Catholic Charities’ executive director calls for compassion, action in immigration policy

In recent weeks, the country has been deeply divided over national policy separating migrant families who cross the border to seek asylum in the United States, with adults sent to jail to face criminal charges and children as young as infancy placed in government custody or foster care.

After widespread protest and increasing concerns about inadequate detention space for the children, President Trump agreed last week to instead keep families together in detention. Still, more than 2,500 migrant children already were removed from their parents’ custody. While a few hundred have been reunited with their families, the fate of others remains uncertain.

Catholic Charities, Diocese of Trenton runs several immigration-support programs. Marlene Laó-Collins, executive director, said the current immigration crisis raises many troubling questions.

“The action along the border of separating children from their parents is inhumane, immoral, and contrary to Catholic values. The families crossing the border to seek asylum are fleeing extreme conditions of violence, abuse, and poverty. Parents who make this journey with their children in hand do so to escape those unbearable conditions and save their children’s lives. Yet instead of refuge, they encounter a nightmare – the loss of their children and a quagmire of bureaucracy that cares nothing about them as human beings with dignity. I cannot imagine the anguish of both parent and child, not knowing where the other is or when they will see each other.

“While the President has signed an executive order to stop the practice of family separation, the damage already has been done for many families. What will happen to the thousands of children already separated from their parents? Many have been moved to different locations, often to states far away from where their parents are being held. The process of tracking which child belongs to which adult remains unclear. And what happens to children if the parent gets deported? Forced family separations create severe stress, and traumatic events that occur during childhood can have lifelong, debilitating effects. Will both children and parents receive treatment to help them process the trauma they have faced?

“More broadly, we must restore dignity and justice to addressing the problems along the border. Turning away families who are fleeing domestic violence, gang violence, or extreme poverty is not the solution. Building a fence is not the solution – they will only die on the other side of the fence. We must stand true to our Catholic beliefs, in which every human life has equal value.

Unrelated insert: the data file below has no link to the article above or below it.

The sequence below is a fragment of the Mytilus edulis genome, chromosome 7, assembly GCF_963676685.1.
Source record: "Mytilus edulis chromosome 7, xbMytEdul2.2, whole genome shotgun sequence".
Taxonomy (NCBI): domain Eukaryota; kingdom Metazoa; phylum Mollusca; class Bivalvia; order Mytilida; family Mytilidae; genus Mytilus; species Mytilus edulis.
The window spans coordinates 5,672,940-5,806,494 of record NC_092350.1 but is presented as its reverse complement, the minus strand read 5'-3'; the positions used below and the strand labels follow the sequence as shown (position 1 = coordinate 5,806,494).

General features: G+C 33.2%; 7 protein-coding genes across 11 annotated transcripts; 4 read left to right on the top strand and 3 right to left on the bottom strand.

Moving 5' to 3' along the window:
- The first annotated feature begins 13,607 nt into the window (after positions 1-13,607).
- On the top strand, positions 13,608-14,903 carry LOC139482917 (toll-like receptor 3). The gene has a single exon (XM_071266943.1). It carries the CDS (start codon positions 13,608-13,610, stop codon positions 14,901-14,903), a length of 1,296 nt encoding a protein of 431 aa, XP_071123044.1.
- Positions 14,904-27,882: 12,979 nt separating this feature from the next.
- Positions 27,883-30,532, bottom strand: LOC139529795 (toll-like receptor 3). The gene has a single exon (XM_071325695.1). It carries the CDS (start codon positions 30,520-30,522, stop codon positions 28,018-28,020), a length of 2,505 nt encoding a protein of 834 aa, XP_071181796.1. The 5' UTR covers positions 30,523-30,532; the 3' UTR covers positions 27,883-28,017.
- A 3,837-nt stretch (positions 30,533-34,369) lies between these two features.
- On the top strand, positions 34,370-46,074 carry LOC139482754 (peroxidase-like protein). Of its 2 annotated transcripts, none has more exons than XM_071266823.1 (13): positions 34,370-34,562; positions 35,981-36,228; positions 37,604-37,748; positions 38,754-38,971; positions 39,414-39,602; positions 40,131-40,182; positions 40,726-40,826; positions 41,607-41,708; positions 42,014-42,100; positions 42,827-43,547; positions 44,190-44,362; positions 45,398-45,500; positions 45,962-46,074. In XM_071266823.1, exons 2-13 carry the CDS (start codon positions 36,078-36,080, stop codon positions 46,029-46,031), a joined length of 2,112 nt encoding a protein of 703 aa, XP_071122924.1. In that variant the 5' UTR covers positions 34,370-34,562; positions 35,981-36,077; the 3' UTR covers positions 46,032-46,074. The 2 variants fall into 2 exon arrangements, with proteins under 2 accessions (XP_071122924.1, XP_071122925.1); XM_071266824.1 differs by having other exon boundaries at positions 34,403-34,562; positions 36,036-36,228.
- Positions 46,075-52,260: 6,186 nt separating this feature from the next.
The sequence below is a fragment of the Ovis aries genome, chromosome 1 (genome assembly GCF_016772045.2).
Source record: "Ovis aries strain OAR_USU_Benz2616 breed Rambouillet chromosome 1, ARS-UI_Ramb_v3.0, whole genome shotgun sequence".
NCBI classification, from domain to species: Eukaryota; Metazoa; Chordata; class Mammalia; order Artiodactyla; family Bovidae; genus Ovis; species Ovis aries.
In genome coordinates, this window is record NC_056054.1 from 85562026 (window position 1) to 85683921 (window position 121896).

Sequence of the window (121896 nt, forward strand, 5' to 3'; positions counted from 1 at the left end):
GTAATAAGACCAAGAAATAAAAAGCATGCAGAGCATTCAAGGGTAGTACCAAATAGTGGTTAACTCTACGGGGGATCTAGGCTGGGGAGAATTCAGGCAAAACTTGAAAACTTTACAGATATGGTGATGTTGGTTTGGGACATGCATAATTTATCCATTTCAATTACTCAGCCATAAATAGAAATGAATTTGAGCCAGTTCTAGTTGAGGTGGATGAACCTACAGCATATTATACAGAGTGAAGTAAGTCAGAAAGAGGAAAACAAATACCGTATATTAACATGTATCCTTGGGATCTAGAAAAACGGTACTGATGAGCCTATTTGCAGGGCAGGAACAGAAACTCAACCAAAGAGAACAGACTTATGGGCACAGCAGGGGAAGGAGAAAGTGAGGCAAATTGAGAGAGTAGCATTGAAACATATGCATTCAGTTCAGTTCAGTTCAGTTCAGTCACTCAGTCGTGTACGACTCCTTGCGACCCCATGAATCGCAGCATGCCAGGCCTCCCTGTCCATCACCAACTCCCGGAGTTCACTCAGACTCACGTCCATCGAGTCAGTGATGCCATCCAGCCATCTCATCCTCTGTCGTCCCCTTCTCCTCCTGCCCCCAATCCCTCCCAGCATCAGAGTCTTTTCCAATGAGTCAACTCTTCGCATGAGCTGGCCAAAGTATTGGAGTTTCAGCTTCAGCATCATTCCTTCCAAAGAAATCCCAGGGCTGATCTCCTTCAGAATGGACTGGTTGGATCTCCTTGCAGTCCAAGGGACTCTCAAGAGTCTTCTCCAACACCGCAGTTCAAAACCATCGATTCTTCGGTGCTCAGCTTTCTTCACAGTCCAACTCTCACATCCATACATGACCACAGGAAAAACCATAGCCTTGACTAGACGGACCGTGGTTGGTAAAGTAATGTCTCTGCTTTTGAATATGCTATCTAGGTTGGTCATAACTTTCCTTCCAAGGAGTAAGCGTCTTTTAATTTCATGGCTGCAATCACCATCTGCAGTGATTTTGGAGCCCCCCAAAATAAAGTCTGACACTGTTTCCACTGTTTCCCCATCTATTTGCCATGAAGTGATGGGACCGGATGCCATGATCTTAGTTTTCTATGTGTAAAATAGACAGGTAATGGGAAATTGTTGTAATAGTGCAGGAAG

“There is responsibility in faith. As Catholics, we have a duty to help any stranger in need. I encourage all to pray for the reunification, health, and stability of separated families. It’s time to advocate for bipartisan legislative solutions for DREAMers that will protect them, keep our borders safe, and prevent further harm to families or other vulnerable immigrants. Support Catholic Charities, Diocese of Trenton so that we can continue our work assisting those who have been marginalized and are in most need.

“In the Gospel of Matthew, Jesus said: ‘Then he will say to those on his left, ‘Depart from me, you accursed, into the eternal fire prepared for the devil and his angels. For I was hungry and you gave me no food, I was thirsty and you gave me no drink, stranger and you gave me no welcome, naked and you gave me no clothing, ill and in prison, and you did not care for me.’ Then they will answer and say: ‘Lord, when did we see you hungry or thirsty or a stranger or naked or ill or in prison, and not minister to your needs?” He will answer them: ‘Amen, I say to you, what you did not do for one of these least ones, you did not do for me.” And these will go off to eternal punishment, but the righteous to eternal life.’ [Matt. 25:41-45]”

Catholic Charities, Diocese of Trenton provided immigration-support services to about 600 people last year in Burlington, Mercer, Monmouth and Ocean counties and currently is assisting several children affected by the national family separation policy, according to Carmen Pagan, who oversees immigration programs. These programs are available to anyone, regardless of religious affiliation. If you or someone you know is an immigrant in need of assistance, reach out to Catholic Charities today:

  • Immigration Services in Ocean and Monmouth counties. Legal assistance and help completing immigration forms and filings. Contact: Giselle Gonzalez, (732) 363-5322, ext. 3236.
  • Human Trafficking Assistance program. Support services for people who have overcome human trafficking (which in an immigration context typically involves forced labor or commercial exploitation). Contact: Maria Nikolatos, (732) 363-5322, ext. 3239.
  • Family Reunification program. Stabilizing support services, such as housing assistance, trauma counseling, health care connections, school enrollment assistance and referrals, for families reunified with their relatives or sponsors after immigration-related separation. Contact: Mary Zeno, (732) 363-5322, ext. 3231.
  • Community Services. Food pantry, clothing, housing and financial assistance. Mercer County: (609) 394-8847. Burlington County: (856) 764-6940. Ocean County: (732) 901-3261.
  • El Centro in Mercer and Burlington counties. Legal assistance to help residents achieve citizenship and naturalization. Contact: (609) 394-2056.

For more information, contact: Dana DiFilippo, communications, at ddifilippo@cctrenton.org or (609) 394-5181, ext. 1153.

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